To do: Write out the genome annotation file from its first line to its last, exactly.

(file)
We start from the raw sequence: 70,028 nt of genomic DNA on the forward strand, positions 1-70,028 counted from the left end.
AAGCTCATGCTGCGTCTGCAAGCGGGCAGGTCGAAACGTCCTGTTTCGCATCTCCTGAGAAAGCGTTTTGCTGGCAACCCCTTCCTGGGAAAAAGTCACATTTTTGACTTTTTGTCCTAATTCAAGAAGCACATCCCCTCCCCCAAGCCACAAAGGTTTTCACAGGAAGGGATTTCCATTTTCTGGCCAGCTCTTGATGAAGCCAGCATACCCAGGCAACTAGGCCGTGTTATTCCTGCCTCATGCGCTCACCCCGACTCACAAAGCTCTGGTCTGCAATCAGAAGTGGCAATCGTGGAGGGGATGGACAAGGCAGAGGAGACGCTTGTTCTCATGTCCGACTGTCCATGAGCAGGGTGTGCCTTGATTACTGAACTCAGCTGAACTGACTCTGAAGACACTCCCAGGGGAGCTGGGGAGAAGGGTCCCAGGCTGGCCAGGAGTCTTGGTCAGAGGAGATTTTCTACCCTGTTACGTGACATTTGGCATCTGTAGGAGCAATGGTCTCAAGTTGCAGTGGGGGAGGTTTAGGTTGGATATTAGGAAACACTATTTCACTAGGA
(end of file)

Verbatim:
We start from the raw sequence: 70,028 nt of genomic DNA on the forward strand, positions 1-70,028 counted from the left end.
AAGCTCATGCTGCGTCTGCAAGCGGGCAGGTCGAAACGTCCTGTTTCGCATCTCCTGAGAAAGCGTTTTGCTGGCAACCCCTTCCTGGGAAAAAGTCACATTTTTGACTTTTTGTCCTAATTCAAGAAGCACATCCCCTCCCCCAAGCCACAAAGGTTTTCACAGGAAGGGATTTCCATTTTCTGGCCAGCTCTTGATGAAGCCAGCATACCCAGGCAACTAGGCCGTGTTATTCCTGCCTCATGCGCTCACCCCGACTCACAAAGCTCTGGTCTGCAATCAGAAGTGGCAATCGTGGAGGGGATGGACAAGGCAGAGGAGACGCTTGTTCTCATGTCCGACTGTCCATGAGCAGGGTGTGCCTTGATTACTGAACTCAGCTGAACTGACTCTGAAGACACTCCCAGGGGAGCTGGGGAGAAGGGTCCCAGGCTGGCCAGGAGTCTTGGTCAGAGGAGATTTTCTACCCTGTTACGTGACATTTGGCATCTGTAGGAGCAATGGTCTCAAGTTGCAGTGGGGGAGGTTTAGGTTGGATATTAGGAAACACTATTTCACTAGGA